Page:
Department of Physiology, Sarver Molecular Cardiovascular Research Program, University of Arizona, Tucson, AZ 85724, USA.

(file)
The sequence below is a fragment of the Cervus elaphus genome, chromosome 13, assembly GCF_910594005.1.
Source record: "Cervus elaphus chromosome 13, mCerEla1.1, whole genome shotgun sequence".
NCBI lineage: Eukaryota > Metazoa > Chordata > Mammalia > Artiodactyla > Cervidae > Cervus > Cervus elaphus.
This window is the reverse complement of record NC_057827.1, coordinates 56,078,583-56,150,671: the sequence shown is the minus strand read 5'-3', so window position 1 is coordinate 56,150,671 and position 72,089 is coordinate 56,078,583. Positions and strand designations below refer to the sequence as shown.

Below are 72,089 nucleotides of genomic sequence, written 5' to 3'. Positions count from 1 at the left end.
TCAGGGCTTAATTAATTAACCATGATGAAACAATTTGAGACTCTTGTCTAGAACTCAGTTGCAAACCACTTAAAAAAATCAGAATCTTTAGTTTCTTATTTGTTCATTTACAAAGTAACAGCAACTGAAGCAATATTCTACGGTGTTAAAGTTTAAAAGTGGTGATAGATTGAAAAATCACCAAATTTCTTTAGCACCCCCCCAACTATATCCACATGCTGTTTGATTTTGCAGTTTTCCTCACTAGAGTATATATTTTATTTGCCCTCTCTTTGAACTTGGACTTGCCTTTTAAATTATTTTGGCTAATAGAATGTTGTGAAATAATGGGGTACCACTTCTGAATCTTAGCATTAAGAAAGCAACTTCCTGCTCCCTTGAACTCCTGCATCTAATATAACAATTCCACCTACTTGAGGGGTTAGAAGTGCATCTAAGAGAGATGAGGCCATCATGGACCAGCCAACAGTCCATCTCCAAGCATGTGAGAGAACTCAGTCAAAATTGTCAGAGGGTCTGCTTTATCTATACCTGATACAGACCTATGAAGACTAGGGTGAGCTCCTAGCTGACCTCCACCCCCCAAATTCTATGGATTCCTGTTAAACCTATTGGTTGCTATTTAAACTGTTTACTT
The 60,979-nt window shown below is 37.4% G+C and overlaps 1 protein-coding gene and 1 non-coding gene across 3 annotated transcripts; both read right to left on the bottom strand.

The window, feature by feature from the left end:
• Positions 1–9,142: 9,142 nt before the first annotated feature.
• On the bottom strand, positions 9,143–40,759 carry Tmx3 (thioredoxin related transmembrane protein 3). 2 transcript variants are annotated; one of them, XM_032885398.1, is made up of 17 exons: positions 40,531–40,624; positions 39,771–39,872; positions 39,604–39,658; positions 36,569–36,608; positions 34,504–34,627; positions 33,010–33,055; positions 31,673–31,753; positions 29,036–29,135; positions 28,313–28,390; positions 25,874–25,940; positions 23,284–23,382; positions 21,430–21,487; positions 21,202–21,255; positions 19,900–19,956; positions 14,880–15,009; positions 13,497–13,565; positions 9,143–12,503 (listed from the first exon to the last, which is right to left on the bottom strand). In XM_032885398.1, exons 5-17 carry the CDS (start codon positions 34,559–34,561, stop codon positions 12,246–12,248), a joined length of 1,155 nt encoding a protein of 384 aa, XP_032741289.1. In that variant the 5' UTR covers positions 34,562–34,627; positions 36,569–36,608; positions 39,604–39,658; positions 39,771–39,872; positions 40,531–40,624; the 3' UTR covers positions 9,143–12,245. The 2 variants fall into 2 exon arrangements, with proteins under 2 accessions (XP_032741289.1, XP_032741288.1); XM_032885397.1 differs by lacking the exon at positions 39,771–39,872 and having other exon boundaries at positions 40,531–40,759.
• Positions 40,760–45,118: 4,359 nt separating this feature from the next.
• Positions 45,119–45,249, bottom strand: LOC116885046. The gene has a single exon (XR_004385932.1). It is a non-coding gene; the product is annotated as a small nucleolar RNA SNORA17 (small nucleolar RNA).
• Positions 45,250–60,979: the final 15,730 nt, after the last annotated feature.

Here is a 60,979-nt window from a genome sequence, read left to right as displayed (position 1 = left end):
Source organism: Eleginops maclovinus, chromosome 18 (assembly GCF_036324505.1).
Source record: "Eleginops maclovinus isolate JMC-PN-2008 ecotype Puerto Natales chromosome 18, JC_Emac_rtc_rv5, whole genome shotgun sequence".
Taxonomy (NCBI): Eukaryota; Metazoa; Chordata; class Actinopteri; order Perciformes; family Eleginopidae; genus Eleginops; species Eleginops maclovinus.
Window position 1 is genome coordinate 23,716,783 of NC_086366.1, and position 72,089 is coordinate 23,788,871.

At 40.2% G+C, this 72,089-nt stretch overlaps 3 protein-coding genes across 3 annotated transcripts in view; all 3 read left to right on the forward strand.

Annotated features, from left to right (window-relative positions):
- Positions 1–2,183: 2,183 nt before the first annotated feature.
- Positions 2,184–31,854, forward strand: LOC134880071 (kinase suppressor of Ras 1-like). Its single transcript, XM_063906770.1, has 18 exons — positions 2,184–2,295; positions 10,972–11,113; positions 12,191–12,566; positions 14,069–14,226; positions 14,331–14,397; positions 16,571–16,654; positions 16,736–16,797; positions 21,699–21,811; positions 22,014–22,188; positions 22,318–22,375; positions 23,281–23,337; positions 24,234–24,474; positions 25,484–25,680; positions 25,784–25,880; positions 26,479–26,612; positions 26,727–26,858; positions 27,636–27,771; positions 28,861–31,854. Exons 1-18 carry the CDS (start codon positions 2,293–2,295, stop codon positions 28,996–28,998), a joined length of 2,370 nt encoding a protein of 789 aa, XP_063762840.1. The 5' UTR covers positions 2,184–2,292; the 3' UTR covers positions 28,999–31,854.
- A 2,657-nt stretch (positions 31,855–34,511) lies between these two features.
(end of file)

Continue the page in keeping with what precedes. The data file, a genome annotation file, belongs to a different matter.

We investigated the contractile phenotype of skeletal muscle deficient in exons MEx1 and MEx2 (KO) of the titin M-band by using the cre-lox recombination system and a multidisciplinary physiological approach to study skeletal muscle contractile performance. At a maximal tetanic stimulation frequency, intact KO extensor digitorum longus muscle was able to produce wild-type levels of force. However, at submaximal stimulation frequency, force was reduced in KO mice, giving rise to a rightward shift of the force-frequency curve. This rightward shift of the force-frequency curve could not be explained by altered sarcoplasmic reticulum Ca(2+) handling, as indicated by analysis of Ca(2+) transients in intact myofibers and expression of Ca(2)(+)-handling proteins, but can be explained by the reduced myofilament Ca(2+) sensitivity of force generation that we found. Western blotting experiments suggested that the excision of titin exons MEx1 and MEx2 did not result in major changes in expression of titin M-band binding proteins or phosphorylation level of the thin-filament regulatory proteins, but rather in a shift toward expression of slow isoforms of the thick-filament-associated protein, myosin binding protein-C. Extraction of myosin binding protein-C from skinned muscle normalized myofilament Ca(2+) sensitivity of the KO extensor digitorum longus muscle. Thus, our data suggest that the M-band region of titin affects the expression of genes involved in the regulation of skeletal muscle contraction.